Homay King - Introduction for Book Release Conversation
Kaja Silverman’s The Miracle of Analogy, or, The History of Photography Part I
February 27, 2015, Slought Foundation, Philadelphia, PA
Antonioni’s Blow Up is story about photography masquerading as a detective story. One could describe The Miracle of Analogy as a detective story masquerading as a history of photography. Once upon a time, this story goes, the world was present. But it was kidnapped and sequestered away due to the influence of several factors, which I’ll summarize in capsule form. The first of these was the Cartesian attempt to establish man’s self-sovereignty, and the triumph of mind over matter, by essentially philosophizing the world out of existence. The second was the privileging of photography’s “dry,” mechanical aspects over its “liquid,” vital aspects: the dry features being associated with the ease and instaneity of a point-and-click snapshot, the liquid features with the slow, durational, semi-magical processes of the darkroom. The third factor was the suppression of photography’s social, dialogical, even republic-creating qualities in favor of its status as infinitely reproducible commodity. In your book, though, the world emerges afresh from these attempts to bracket it out of belief and appearance. In fact you show that it was hiding in plain view all along, and that it will find another path to visibility if we attempt to suppress it once more.
The Miracle of Analogy is, in a way, in an analogical relationship to your previous book, Flesh of My Flesh. This relationship is analogical in precisely the way you define in both these texts. That is, the new book continues the project of the previous one, but not in the sense of a sequel or next episode in a series. It develops out of its predecessor, in the photographic sense of that word, and also mirrors an image back to it, pressing its thought onward while still adhering closely to it, preserving the touch of a metonymic connection.
The Miracle of Analogy calls back to Flesh of My Flesh with references to Leonardo, Richter, Proust, and other figures from the earlier book, thereby overlapping with it in corners—as in a double exposure. It also forms a sort of negative or reversal pair with that text, exploring similar ideas by other means. Both of these books tell stories about the interconnectedness of the world of things and the world of appearances. In Flesh of My Flesh, you begin this story with the myth of Orpheus and Eurydice and the philosophical writings of Nietzsche, Freud, and Lou Andreas Salome, and conclude it with works of contemporary art, ending with Richter’s October 18, 1977 paintings, which you describe as a form of photography by other means. In the new book, by contrast, the journey from writing to image is reversed: you begin with photographs and photography, narrating a new history of this medium that greatly expands its purview and capacities, and you end with a theorist, Walter Benjamin, as well as a beautiful reading of the book’s cover image by John Dugdale. These two texts, taken as a pair, demonstrate one of their own primary claims, that the smallest unit of Being is two.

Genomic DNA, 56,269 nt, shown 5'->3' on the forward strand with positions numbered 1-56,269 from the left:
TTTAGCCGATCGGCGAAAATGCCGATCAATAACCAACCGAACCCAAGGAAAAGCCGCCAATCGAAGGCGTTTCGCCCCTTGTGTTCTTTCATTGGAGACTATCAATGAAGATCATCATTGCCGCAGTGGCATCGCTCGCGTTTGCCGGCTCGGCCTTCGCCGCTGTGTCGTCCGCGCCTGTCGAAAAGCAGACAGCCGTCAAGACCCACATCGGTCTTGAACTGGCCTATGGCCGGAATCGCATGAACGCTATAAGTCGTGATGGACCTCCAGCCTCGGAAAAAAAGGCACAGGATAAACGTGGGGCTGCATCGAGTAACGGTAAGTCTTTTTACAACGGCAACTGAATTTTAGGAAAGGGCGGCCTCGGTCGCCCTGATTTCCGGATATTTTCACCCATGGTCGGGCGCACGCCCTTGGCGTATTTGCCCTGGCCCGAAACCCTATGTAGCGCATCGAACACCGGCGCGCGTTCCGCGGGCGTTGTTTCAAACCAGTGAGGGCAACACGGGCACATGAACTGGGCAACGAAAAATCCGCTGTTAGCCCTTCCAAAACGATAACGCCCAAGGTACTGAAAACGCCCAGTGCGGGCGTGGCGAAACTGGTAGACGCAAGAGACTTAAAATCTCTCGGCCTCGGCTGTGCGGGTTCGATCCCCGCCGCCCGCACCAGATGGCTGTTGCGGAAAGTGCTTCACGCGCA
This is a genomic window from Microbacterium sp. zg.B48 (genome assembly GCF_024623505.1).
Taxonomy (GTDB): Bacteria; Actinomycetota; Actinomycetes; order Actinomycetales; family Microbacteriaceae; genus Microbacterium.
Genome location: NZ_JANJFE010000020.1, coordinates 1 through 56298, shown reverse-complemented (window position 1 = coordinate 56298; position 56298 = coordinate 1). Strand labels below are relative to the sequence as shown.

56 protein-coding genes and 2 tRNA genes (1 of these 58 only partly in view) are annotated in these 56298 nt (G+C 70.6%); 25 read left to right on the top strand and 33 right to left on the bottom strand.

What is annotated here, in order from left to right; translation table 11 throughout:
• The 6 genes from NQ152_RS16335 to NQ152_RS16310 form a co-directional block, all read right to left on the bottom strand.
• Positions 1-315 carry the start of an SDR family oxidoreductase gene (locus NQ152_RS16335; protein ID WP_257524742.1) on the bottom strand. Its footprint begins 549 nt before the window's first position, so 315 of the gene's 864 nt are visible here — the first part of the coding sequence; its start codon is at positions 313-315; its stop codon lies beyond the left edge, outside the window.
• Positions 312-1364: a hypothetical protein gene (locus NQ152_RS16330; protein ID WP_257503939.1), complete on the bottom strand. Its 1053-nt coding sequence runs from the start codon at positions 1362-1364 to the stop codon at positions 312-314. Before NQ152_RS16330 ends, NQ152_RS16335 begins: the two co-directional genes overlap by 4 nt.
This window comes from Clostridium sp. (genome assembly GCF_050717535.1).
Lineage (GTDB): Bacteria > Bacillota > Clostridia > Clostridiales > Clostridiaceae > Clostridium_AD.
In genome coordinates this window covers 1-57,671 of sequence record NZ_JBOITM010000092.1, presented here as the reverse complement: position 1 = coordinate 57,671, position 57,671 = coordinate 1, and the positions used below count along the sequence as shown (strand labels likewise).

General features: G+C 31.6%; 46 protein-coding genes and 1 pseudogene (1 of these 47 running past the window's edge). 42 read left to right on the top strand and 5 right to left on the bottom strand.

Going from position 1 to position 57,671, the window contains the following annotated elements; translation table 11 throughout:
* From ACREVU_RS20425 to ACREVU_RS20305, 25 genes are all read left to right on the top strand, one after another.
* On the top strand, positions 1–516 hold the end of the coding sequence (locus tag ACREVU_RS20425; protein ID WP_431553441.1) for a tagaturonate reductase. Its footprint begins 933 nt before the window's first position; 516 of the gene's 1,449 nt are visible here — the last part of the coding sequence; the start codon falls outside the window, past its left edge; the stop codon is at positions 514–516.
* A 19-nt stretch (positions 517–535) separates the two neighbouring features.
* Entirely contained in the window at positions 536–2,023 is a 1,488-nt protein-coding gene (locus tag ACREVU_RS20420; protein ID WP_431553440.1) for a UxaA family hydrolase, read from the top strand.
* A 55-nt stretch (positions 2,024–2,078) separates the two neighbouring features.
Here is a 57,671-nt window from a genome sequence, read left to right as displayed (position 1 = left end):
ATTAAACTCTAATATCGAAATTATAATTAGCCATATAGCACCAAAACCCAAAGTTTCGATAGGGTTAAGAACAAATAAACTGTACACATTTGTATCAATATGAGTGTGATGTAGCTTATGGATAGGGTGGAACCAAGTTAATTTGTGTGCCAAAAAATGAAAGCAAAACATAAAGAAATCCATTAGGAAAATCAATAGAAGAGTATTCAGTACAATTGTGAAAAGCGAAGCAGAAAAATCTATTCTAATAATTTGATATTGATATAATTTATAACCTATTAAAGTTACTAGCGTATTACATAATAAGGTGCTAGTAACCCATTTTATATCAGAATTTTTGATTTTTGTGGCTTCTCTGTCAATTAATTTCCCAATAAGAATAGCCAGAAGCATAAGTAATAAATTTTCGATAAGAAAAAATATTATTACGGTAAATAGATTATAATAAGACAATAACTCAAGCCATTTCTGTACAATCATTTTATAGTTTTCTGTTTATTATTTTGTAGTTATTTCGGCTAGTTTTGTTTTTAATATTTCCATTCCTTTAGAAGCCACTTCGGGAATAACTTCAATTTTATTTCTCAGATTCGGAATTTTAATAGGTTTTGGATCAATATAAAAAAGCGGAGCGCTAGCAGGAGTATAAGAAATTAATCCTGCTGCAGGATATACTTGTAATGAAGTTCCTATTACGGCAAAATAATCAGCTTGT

The Miracle of Analogy is also in a weakly messianic relationship to other books in your oeuvre. In World Spectators, you first wrote about “appearance” in a non-representational sense: the notion that images are not alienated from their referents, and not the kind of signs that cause the world to fade away. In James Coleman, you turned to the Irish artist’s superimposed slide installations to think about photography as a palimpsest of black and white erasures and reversals thereof, as in the intimate relationship of a photographic positive with its negative, or that of a stereoscopic image with its twin. In Speaking About Godard, a book that you co-authored with Harun Farocki, you use the word “analogy” during a discussion of adaptation: Godard’s Contempt, like the whole collection of works that have sprung forth from The Odyssey, is much more than a replica or variation; rather, it expands The Odyssey’s field and shakes its literary pedestal. You also describe the island of Capri, where that film is set, as a place “where past and present coexist.” As we learn in the new book, a photograph is also such a place, when it is met by the eyes of an addressee. And finally, as in your analysis of Godard’s self-portrait film JLG/JLG, you describe the art of image-making as an act of receiving: not taking, capturing, or shooting, as everyday language would have it; not creating out of a void, as in the Romantic sense of artistic production; not possessing or controlling, as modern technologies attempt to do; and not even making an imprint or index, as in Charles Peirce’s account. In The Miracle of Analogy, you “prove” that speculative claim, grounding it in a meticulous history.
In retrospect, all of these texts seem to have been awaiting this new fellow traveler. Analogy is once again the proper term for their relationship: the new book does not trump its predecessors, it does not negate them, as in the suturing action of classical cinema, nor does it mechanically reproduce them or stage their eternal return. It analogizes them, turning round to look back, while also craning to look forward from the vantage point of the present.
The most exciting thing this book does, in my view, is to re-establish photography as the means by which the world becomes present—not, as the assumption has been in recent decades, the means by which we mark or commemorate the world’s absence. This shift in thinking has marvelous, profound consequences. It is one that I think many of us have eagerly been awaiting.